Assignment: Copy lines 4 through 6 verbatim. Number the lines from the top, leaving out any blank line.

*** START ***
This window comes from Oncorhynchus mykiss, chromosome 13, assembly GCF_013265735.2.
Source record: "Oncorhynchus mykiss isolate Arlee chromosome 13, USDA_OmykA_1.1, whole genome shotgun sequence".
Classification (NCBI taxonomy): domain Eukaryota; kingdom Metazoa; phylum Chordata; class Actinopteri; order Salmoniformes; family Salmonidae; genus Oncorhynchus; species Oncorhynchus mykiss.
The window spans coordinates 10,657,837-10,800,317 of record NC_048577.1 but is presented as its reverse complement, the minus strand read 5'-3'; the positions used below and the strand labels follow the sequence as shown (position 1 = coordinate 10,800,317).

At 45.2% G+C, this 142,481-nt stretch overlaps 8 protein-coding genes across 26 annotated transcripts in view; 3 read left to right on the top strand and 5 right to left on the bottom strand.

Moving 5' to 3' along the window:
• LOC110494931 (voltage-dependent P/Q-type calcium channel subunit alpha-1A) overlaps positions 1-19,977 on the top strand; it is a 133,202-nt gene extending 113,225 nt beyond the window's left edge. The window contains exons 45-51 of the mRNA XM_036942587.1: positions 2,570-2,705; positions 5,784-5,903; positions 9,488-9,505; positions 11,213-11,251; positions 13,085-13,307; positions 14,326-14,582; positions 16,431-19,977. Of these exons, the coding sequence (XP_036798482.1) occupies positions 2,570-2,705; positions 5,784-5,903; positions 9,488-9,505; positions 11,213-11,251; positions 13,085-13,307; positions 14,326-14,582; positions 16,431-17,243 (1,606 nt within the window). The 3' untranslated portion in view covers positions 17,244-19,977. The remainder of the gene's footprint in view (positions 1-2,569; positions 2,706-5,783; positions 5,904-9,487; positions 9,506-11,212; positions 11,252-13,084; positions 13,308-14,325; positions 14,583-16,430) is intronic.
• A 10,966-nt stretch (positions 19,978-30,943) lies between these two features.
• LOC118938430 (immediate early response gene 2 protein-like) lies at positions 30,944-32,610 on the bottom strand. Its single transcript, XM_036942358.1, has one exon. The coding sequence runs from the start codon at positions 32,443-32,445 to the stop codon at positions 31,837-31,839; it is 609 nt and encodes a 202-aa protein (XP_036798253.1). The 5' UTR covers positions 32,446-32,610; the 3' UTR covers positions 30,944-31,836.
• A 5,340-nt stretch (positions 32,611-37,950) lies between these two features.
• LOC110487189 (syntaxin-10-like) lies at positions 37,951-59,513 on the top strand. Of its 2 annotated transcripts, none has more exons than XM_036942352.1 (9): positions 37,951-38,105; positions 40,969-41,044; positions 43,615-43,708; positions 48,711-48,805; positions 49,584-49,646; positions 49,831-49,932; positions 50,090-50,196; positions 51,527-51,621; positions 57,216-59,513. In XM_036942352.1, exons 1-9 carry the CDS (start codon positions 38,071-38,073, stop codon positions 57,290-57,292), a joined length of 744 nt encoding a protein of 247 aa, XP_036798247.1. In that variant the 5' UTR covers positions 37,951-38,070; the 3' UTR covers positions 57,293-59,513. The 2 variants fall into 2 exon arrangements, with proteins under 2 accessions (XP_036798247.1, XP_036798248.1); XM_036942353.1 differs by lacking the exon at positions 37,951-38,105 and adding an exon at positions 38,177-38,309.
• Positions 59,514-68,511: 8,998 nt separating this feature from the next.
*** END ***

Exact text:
The window spans coordinates 10,657,837-10,800,317 of record NC_048577.1 but is presented as its reverse complement, the minus strand read 5'-3'; the positions used below and the strand labels follow the sequence as shown (position 1 = coordinate 10,800,317).

At 45.2% G+C, this 142,481-nt stretch overlaps 8 protein-coding genes across 26 annotated transcripts in view; 3 read left to right on the top strand and 5 right to left on the bottom strand.

Moving 5' to 3' along the window: